The Edinburgh Fringe is over. For a first time fringe appearance from two relatively-unknown-in-the-UK performers, it went astonishingly well. Good audiences, good responses, a better than average box office total, and at least one four star review.
If you ever decide to bring a show to the Edinburgh Fringe though, be ready for the intensity. If your day resembled ours, you would do the following:
Wake up at about noon, review last night’s show on video, cringe at any parts that didn’t work, rehearse said parts, hit the gym, answer emails and media enquiries, try to arrange more media enquiries, head down to the Royal Mile, fight the chaos to hand out flyers to as many of the 900,000 Fringe visitors as possible, collapse from exhaustion, hit the coffee, continue flyering, realise the show starts in 45 minutes, dash to the venue, get changed, rig the show, do the show, hang out briefly with the lovely people who have validated your existence by paying to see you, pack up the show, debrief with the crew, then head out to celebrate or commiserate (depending on how the show went) and enjoy as much of the entire-city-wide party that is the Edinburgh Fringe until you pass out by 4am and begin the cycle again.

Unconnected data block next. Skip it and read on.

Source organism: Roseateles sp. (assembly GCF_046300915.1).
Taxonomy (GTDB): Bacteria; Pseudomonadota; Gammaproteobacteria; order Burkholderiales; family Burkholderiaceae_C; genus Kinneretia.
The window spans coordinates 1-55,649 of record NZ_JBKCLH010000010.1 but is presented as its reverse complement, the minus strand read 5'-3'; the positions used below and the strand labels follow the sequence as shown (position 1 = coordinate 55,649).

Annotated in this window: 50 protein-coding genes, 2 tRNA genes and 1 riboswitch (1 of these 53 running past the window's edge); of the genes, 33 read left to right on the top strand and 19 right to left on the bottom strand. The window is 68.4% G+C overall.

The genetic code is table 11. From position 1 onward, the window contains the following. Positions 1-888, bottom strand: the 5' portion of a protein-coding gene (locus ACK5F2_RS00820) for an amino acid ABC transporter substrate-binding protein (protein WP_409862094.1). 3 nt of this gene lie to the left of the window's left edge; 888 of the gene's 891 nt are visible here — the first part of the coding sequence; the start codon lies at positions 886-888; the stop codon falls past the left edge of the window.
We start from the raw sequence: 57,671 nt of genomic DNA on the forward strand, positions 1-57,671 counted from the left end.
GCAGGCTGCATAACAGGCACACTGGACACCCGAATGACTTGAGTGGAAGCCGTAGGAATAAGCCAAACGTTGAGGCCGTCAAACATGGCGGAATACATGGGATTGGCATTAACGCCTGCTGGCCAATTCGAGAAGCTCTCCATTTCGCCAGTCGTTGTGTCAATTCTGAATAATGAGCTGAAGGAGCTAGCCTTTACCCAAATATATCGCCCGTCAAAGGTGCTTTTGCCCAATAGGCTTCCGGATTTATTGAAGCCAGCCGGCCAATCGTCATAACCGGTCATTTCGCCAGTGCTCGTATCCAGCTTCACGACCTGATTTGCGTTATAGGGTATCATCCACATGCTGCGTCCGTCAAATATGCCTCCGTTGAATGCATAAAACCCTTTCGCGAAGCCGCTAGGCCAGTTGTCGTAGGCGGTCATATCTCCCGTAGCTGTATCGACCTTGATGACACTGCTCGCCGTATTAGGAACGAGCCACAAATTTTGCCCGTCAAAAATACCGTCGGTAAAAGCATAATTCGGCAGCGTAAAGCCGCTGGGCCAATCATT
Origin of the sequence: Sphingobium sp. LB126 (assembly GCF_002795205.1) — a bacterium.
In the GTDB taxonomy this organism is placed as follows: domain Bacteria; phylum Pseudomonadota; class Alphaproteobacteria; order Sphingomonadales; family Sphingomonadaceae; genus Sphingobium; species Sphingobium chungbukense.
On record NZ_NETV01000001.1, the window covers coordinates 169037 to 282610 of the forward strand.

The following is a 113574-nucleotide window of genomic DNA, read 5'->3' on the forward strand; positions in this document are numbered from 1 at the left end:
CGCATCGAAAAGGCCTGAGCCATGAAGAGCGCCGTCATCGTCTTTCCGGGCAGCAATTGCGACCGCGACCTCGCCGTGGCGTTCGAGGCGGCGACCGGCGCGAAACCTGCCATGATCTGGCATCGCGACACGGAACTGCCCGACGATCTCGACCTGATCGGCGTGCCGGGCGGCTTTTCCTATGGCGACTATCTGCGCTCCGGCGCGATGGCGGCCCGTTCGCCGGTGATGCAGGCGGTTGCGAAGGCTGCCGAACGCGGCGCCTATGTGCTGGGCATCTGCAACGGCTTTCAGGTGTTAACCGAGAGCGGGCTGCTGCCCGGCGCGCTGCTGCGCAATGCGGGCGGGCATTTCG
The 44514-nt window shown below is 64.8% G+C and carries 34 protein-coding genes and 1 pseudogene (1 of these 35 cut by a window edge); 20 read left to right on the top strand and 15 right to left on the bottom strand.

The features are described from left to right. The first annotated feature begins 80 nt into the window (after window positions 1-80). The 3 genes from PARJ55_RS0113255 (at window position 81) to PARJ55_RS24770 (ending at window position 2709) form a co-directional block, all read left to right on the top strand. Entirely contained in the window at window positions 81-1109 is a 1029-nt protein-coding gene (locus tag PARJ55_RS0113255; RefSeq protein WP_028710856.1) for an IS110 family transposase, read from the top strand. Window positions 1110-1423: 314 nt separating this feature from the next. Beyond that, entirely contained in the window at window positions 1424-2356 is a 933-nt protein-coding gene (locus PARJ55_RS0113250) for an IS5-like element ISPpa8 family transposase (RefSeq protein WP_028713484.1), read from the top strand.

Then, when explaining this cycle to a friend back home (along with all the amazing statistics about the festival), your friend comments “wow, that’s madness!” Pumped on adrenaline, caffeine, and mild post-traumatic stress, you grin and paraphrase King Leonidas from the movie 300, shouting back “Madness?! THIS IS EDINBURGH!”
Then you would take this photo (parodying the iconic 300 image) to commemorate that moment.
Thank you to David Zeng for the photography, and Vyom Sharma for persuading me that it was worth growing the beard for.